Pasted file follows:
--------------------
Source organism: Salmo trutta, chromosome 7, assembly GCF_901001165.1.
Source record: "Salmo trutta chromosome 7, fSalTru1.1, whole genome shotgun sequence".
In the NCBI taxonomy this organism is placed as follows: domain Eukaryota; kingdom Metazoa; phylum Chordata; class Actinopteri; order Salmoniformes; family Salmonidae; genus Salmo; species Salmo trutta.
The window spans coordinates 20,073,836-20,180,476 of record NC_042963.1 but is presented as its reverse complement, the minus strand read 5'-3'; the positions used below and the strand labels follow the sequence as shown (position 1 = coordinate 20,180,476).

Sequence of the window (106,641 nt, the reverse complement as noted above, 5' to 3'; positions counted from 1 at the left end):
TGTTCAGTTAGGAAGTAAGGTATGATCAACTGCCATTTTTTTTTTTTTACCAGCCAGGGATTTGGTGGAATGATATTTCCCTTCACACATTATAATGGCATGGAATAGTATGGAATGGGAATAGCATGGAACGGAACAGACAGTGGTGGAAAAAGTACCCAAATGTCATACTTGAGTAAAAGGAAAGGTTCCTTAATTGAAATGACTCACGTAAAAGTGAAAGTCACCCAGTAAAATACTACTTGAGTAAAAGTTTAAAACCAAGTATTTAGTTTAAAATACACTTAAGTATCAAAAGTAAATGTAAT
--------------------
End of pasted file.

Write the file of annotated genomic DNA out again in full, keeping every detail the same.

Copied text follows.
Source organism: Salmo trutta, chromosome 7, assembly GCF_901001165.1.
Source record: "Salmo trutta chromosome 7, fSalTru1.1, whole genome shotgun sequence".
In the NCBI taxonomy this organism is placed as follows: domain Eukaryota; kingdom Metazoa; phylum Chordata; class Actinopteri; order Salmoniformes; family Salmonidae; genus Salmo; species Salmo trutta.
The window spans coordinates 20,073,836-20,180,476 of record NC_042963.1 but is presented as its reverse complement, the minus strand read 5'-3'; the positions used below and the strand labels follow the sequence as shown (position 1 = coordinate 20,180,476).

Sequence of the window (106,641 nt, the reverse complement as noted above, 5' to 3'; positions counted from 1 at the left end):
TGTTCAGTTAGGAAGTAAGGTATGATCAACTGCCATTTTTTTTTTTTTACCAGCCAGGGATTTGGTGGAATGATATTTCCCTTCACACATTATAATGGCATGGAATAGTATGGAATGGGAATAGCATGGAACGGAACAGACAGTGGTGGAAAAAGTACCCAAATGTCATACTTGAGTAAAAGGAAAGGTTCCTTAATTGAAATGACTCACGTAAAAGTGAAAGTCACCCAGTAAAATACTACTTGAGTAAAAGTTTAAAACCAAGTATTTAGTTTAAAATACACTTAAGTATCAAAAGTAAATGTAAT